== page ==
Amanda Delheimer I love it. I love that. It’s so Chicago, like I got a guy. I got a puppet guy. Let me call my puppet guy.

Vanessa Harris Yeah. Amazing.

Amanda Delheimer I love it so much. Okay, so James, you’ve been supporting this project as an intern. And I’m curious to hear you talk about how did you first get involved with this project?

James Kenniff Sure. So I had seen, Vanessa had made a post on like the my school’s kind of like, job listing board. And I was reading it and it really spoke to- the mission really spoke to me as something that was important, I thought it was she was also requesting people with like video editing experience. And that was something that I have, it’s something that I thought could could I could offer in order to pursue the mission that I felt was important to have increasing accessibility to fun things and generally like fostering like a more inclusive world. And I remember talking to Vanessa, and one of our first meetings, I remember her talking about the puppet master. She was talking about how she had this puppet master. She had some ideas floating around. And it was kind of being concocted into a project. And I thought, yeah, that sounds like a sounds like a great place to work where there’s a puppet guy on retainer. So I started working her with her over that summer, producing a lot of these children’s books. And it was kind of how I interpreted it, or it was always my impression that the this was around the start, like March of 2020, I believe. So it was like the beginning of the pandemic and these parts. And as school kids were being sent home from schools, the project really filled like a gap in like available media for kids at home as they’re spending more time online. We thought it was particularly important that they have kind of media that they can that can teach them something that can help them learn to like understand one another and be more accepting of other kids. And I thought that this project was you know, definitely worth doing such that yeah, I was working for a while now for the organization in like a variety of capacities like kind of alternately as a intern and a volunteer. Really trying to further this, this goal.

Vanessa Harris One thing, James didn’t know how to use the editing software, did you before we started? So we use a national university that teaches on demand classes. And he took that class on demand to learn how to use the editing software that we use so everything could be consistent.

James Kenniff Yeah, I’d never use Premiere Pro before or anything. I was I made some videos in high school using like iMovie, and things like that. Because, yeah, totally different system. But I, there was some experimentation in the beginning a few different projects that were floating around before I could really hone hone the craft of making these videos.

Amanda Delheimer Very cool. And Vanessa, you so you already shared the reason why you gravitated towards children’s books was this idea of joy, or I want to lift myself up, I want to enjoy do something that I really enjoy. And I’m curious, are there other things that led to this idea of children’s books been a thing?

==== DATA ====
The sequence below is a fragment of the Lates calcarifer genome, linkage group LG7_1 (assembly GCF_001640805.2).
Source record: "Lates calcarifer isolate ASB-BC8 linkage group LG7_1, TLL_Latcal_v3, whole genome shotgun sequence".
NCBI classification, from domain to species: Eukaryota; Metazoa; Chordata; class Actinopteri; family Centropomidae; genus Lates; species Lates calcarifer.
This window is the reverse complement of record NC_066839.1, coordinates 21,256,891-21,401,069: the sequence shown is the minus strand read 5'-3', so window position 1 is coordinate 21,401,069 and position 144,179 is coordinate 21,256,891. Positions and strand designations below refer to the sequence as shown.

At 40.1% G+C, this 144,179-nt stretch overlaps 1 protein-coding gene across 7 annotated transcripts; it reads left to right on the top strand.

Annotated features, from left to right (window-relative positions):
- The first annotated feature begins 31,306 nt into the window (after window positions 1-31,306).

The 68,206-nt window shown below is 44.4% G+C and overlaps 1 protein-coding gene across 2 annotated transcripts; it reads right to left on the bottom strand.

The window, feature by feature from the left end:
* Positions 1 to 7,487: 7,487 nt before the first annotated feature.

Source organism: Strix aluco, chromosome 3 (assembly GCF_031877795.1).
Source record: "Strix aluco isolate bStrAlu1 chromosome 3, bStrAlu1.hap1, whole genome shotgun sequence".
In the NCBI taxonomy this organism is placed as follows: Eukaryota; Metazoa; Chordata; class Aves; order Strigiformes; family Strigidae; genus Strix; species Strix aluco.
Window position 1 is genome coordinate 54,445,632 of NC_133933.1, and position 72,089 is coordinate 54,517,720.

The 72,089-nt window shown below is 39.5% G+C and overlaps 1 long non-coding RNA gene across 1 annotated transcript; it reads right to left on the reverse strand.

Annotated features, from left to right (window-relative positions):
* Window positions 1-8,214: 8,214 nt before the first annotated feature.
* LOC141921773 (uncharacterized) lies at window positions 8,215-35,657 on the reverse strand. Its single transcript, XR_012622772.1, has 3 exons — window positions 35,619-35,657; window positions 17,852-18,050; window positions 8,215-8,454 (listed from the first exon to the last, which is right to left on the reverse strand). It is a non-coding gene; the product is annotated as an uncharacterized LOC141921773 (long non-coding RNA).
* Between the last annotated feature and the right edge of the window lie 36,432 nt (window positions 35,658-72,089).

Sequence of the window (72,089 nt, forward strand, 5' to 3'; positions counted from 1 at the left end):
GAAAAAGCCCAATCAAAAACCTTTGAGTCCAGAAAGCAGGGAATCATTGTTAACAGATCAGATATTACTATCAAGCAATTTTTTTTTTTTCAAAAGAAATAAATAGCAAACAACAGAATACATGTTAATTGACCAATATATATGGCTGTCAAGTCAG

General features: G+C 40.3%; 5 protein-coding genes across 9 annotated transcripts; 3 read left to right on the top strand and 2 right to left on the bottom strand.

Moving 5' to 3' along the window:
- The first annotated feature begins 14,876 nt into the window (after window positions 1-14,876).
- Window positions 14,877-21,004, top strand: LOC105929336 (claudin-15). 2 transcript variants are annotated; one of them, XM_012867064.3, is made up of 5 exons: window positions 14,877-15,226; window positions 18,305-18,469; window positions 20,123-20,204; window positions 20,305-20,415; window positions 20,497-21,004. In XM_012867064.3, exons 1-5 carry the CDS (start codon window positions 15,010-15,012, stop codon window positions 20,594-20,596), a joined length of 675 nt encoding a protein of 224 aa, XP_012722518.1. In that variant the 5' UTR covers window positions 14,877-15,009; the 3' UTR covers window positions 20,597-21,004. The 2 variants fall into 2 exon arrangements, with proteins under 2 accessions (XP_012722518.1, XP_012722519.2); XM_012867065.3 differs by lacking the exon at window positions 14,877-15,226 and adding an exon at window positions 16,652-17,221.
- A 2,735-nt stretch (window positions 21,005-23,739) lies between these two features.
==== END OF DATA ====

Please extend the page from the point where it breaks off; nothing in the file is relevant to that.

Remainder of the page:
Vanessa Harris One thing is that, um, like James said, it was during the beginning of pandemic. And, um, we’ve had some programs that we had scheduled to do, which you had, which we couldn’t do, because one thing we also broadcast on the Chicago Access Network Television station. And we were using their studios and they closed their studios down during the beginning of the pandemic, because of social distancing, we couldn’t use them because there wasn’t enough space. So we had to rethink what we were going to do for our programming. And so this came in at a perfect time, because readers could read the books remotely, the puppet master could do his work remotely, and the editors work remotely. So this working perfectly, we also had some other projects we were working on, leading to the pandemic, which allowed us to shift from program we were going to be using to something that was more appropriate to help people with the pandemic.

Amanda Delheimer Gotcha. What I love the idea of, not only was this there was a necessary shift, because you weren’t able to use the studio, but everybody can work remotely. And also, it seems like this shift that you made filled a need at the time, right, that James is talking about in terms of the kind of like, oh, no, what are we going to do with all this time that used to be time in school and that sort of stuff?

Vanessa Harris Right, right. That’s one of the reasons that a lot of the publishers said yes, initially, they were they were like, yes, we think it’s a good idea for you to do that. So we’ve done about 30 books total so far. But after about a year and a half, we went back to some of the publishers and asked him if we could continue to keep those books up on our website. And they said, No, COVID is over. So we need to take down five books, unfortunately. And COVID is not over yet. And kids do enjoy those books. And we’re finding that the demographics of people that are actually accessing our website are like, young women who have children who want to have the books read to them.